Fouquet and Lamberty stand accused before the Commission of being counter-revolutionaries who have shielded from national vengeance counter-revolutionaries and other criminals, on whose heads the blade of justice would have fallen. .(Lallié, p.387-8)

Judgment of Agathe Gringeau, 28 germinal, 17th April 1794 

GINGREAU, Agathe, aged 20, chamber maid of Mme de Lescure, who was her benefactress.  Interrogated by Bignon in Le Bouffay, 26 germinal,  15th April 1794, she made a long confused declaration from which emerge the following facts:

She followed the Vendéan army as far as Craon; then went to Ancenis where she remained hidden for six weeks. She then came to Nantes and was sent to the Entrepôt by the Revolutionary Committee. Noticed by Lamberty, she was taken by him aboard a ship, where for several days she was the object of his obsessions and violence. When another girl, the maid of Mme de Marcilly, who was more compliant that her, distracted the attentions of her persecutor, she went with O'Sullivan who took her home and kept her hidden for two months.  From there she went to the house of Lavaux, Lamberty's aide-de-camp, then to that of Robin.  Lamberty saw her again and threatened to have her drowned.  Robin allowed himself to be moved by her declaration that she would die without regret and he saved her.  She returned to O'Sullivan's house, then to that of Lavaux, where she was arrested on the order of Lalouet.

Very suspect, but since it is not shown that she had participated in the revolts, she will remain incarcerated until the peace. (Lallié, p.363-4)

Judgment of Lavaux, 4 floréal, 23rd April 1794:
LAVAUX, Théodore, born in Melun, aged 22;  aide-de-camp of Lamberty.
David Vaugeois, accusateur for the Revolutionary Military Commission, established in Le Mans, now sitting in Nantes [submits the following indictment]:

....As Lamberty's aide-de-camp, Lavaux was the servile instrument of his shameful passions and executor of his arbitrary and barbarous orders.  Lavaux could not  have been unaware that Lamberty and Fouquet took women prisoners in order to shelter them from the vengeance of the law... Lavaux knew that Lamberty had a private boat on which he shut up his victims; that this boat was where he put a price on the life of several unfortunate innocents, who could only expect to save themselves by submitting to his brutal passions...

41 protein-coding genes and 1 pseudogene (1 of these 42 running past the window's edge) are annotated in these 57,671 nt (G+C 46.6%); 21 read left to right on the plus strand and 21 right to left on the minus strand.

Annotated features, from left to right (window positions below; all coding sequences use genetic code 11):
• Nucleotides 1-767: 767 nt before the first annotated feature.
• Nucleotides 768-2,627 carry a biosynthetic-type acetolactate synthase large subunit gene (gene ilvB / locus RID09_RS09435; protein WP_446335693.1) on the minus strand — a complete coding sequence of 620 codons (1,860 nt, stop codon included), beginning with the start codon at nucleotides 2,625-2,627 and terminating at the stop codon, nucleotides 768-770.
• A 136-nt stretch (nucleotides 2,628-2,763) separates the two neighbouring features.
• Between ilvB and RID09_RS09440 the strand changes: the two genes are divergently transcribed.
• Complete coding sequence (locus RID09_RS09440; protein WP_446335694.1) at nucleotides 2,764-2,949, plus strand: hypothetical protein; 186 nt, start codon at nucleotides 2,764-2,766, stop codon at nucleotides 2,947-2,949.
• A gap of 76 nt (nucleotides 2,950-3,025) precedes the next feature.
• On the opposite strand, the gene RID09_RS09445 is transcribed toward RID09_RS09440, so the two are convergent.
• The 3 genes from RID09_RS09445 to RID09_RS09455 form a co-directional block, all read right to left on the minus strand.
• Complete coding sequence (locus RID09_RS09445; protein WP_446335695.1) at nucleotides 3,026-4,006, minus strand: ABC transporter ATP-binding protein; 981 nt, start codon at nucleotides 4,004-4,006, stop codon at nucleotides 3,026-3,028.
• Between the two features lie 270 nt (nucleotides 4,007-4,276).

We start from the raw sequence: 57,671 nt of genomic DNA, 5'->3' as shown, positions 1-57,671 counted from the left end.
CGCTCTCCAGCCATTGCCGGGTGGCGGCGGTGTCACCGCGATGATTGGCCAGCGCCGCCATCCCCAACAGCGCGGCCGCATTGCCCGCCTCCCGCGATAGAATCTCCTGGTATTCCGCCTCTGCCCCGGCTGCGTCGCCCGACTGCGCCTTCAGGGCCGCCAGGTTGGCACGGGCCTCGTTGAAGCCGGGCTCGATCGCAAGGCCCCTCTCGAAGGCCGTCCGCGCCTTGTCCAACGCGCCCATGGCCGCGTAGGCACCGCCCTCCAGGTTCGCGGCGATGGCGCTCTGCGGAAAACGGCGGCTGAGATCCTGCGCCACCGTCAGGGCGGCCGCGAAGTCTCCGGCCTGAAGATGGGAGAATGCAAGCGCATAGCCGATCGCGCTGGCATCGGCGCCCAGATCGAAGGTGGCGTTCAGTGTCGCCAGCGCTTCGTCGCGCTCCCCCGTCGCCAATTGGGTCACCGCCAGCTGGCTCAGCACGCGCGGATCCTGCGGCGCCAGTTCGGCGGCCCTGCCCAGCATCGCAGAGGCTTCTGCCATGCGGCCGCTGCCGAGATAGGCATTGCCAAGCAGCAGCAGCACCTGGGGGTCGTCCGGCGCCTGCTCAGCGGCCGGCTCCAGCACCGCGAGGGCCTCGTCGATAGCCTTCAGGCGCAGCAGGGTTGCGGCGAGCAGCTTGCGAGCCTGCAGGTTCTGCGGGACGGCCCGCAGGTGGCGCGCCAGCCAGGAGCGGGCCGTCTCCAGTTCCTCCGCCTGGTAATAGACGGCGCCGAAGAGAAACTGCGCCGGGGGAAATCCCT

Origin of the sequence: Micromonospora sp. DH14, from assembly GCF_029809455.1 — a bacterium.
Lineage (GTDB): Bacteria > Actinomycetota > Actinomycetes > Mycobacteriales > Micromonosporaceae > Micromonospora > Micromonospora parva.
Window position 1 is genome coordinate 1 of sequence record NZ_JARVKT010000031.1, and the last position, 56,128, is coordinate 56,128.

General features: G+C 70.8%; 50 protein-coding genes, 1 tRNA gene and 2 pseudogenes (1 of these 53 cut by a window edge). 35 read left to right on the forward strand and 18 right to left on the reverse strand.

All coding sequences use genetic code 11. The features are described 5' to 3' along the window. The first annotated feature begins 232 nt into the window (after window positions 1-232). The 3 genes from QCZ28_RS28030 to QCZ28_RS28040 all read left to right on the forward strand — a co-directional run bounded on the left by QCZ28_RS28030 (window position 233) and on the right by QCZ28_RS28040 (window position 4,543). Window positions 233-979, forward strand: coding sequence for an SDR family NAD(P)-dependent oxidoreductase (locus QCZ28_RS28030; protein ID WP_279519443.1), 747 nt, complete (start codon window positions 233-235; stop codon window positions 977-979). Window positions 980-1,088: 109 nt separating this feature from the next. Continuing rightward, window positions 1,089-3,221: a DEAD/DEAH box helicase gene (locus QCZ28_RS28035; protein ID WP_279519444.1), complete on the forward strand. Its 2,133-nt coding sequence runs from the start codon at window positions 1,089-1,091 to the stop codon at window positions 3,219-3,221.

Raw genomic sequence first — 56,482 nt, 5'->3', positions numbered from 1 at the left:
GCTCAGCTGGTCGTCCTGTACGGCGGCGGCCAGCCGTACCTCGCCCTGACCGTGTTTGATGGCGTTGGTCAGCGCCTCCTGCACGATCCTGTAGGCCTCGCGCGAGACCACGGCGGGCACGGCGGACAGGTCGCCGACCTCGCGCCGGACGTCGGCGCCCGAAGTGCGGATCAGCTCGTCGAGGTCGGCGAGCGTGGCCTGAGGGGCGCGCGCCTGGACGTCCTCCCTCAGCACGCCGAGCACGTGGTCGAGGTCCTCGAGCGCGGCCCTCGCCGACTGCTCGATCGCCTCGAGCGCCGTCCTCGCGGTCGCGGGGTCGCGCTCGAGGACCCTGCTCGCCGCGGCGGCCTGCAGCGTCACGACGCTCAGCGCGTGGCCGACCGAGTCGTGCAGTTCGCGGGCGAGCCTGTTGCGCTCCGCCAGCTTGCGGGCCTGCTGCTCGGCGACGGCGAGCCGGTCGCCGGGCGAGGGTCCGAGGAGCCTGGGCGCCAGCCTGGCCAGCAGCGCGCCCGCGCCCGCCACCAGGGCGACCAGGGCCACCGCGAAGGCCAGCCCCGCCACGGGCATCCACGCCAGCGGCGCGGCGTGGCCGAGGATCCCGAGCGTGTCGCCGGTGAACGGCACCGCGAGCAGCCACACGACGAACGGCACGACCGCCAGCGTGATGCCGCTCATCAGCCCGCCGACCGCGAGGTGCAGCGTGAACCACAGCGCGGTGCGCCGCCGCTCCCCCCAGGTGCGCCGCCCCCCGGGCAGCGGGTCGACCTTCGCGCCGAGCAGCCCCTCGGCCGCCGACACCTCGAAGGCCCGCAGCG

Lamberty hid from judgement  a certain Gringeau, chamber maid of Lescure...he took her on board the boat reserved for his dissolute and barbarous pleasures, and set about delivering her to his gross lusts.  She was removed and taken to the house of Citizen O'Sullivan, where she stayed until the proclamation of an order of the Revolutionary Committee of Nantes [recalling all prisoners].  O'Sullivan, in conformity with the order...set about returning the girl Gringreau to the custody of the Revolutionary Committee.  Robin, aide-de-camp of Lamberty, took her from O'Sullivan's and returned her to Lamberty's boat.  He was accompanied by Lavaux who, on the order of Lamberty, took her back to his house where he hid her from the Revolutionary Committee, but where she was arrested.  (Lallié, p.365-7)

The story of Agathe Gringeau, recounted in the memoirs of Madame de La Rochejacquelein:

My poor Agatha had encountered very great dangers. She had left me at Nort, to avail herself of the amnesty which was then held out. She came to Nantes, and was taken before General Lamberty, the most ferocious of Carrier's friends. 

Agatha's figure pleased him; and he said, "Are you afraid, brigande?" "No, General,"answered she. "Well, then, when you are, remember Lamberty!" She was then conducted to the Entrepôt, the too famous prison, where the victims destined to be drowned were collected, and carried by hundreds each night on board the boats, tied two and two, and pushed at the point of the bayonets into the water! ...

Agatha, expecting immediate death, sent to Lamberty. He conducted her into a small boat with a swing-trap-door, in which they had drowned the priests, and which Carrier had given to him. He was alone with her, and wished to take advantage of the opportunity. She resisted, and Lamberty threatened to drown her, on which she attempted to throw herself overboard; but he stopped her, and said," You are a noble girl, I will save you." He left her eight days alone in this vessel, in which she nightly heard the drownings that took place. He afterwards concealed her in the house of S____, another faithful instrument of Carrier's.